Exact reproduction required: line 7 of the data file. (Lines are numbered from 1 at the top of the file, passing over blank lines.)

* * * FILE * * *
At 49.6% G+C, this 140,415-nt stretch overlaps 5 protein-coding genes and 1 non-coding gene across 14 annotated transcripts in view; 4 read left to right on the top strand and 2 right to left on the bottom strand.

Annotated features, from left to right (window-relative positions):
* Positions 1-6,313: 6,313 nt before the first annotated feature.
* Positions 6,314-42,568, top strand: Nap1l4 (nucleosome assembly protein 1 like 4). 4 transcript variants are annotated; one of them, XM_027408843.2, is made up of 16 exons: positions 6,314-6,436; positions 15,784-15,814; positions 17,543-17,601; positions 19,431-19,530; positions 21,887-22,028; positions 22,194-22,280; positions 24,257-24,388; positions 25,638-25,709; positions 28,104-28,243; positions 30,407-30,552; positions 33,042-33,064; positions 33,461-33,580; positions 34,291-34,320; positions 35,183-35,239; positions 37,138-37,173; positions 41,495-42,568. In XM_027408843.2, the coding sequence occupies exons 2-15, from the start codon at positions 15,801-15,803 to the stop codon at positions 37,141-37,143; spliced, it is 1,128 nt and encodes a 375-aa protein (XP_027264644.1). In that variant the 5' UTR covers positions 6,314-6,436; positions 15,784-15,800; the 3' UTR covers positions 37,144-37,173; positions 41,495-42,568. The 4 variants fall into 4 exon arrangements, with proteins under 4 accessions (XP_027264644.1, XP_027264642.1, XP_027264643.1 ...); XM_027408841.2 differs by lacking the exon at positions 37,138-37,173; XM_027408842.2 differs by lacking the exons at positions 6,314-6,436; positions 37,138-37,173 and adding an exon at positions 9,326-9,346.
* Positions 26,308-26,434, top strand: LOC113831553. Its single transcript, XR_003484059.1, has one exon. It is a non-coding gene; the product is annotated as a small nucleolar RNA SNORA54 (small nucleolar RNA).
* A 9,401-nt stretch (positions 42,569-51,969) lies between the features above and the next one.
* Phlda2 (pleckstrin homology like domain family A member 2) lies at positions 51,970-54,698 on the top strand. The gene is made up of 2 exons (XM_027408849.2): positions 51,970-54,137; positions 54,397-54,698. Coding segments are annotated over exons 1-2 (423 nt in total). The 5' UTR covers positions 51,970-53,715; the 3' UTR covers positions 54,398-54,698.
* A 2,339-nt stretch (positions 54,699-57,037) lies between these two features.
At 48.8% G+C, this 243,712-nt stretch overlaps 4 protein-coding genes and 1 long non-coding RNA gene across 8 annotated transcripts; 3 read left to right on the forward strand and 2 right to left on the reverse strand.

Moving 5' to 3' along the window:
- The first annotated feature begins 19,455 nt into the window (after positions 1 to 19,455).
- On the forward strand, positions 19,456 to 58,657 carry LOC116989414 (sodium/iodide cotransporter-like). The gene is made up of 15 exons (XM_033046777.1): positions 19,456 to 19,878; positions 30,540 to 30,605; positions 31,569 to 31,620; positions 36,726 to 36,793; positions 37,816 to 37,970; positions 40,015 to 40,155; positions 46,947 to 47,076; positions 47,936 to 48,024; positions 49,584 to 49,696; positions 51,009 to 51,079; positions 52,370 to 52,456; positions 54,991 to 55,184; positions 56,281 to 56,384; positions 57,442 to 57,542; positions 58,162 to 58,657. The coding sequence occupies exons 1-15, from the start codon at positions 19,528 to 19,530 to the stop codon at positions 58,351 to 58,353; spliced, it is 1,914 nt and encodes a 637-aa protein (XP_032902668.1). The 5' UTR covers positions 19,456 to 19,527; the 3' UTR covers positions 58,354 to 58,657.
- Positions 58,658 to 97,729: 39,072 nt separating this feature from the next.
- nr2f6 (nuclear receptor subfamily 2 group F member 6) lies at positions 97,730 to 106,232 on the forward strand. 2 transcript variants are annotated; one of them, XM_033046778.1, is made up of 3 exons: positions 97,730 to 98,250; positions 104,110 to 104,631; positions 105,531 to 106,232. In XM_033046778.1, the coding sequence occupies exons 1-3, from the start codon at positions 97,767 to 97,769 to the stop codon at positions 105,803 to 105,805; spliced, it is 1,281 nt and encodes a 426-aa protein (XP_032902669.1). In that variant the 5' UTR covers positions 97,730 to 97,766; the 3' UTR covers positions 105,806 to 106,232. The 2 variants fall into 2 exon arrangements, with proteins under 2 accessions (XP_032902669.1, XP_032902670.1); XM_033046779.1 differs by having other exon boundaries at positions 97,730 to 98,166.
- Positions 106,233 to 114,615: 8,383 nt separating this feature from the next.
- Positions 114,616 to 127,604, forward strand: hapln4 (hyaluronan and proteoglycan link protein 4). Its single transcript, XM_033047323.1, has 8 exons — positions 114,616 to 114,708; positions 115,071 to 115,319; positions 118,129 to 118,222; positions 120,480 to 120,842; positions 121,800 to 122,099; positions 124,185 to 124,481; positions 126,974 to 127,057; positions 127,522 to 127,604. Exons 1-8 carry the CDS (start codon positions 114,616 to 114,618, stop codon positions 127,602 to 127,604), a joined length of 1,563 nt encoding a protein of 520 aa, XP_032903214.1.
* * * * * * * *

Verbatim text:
* Phlda2 (pleckstrin homology like domain family A member 2) lies at positions 51,970-54,698 on the top strand. The gene is made up of 2 exons (XM_027408849.2): positions 51,970-54,137; positions 54,397-54,698. Coding segments are annotated over exons 1-2 (423 nt in total). The 5' UTR covers positions 51,970-53,715; the 3' UTR covers positions 54,398-54,698.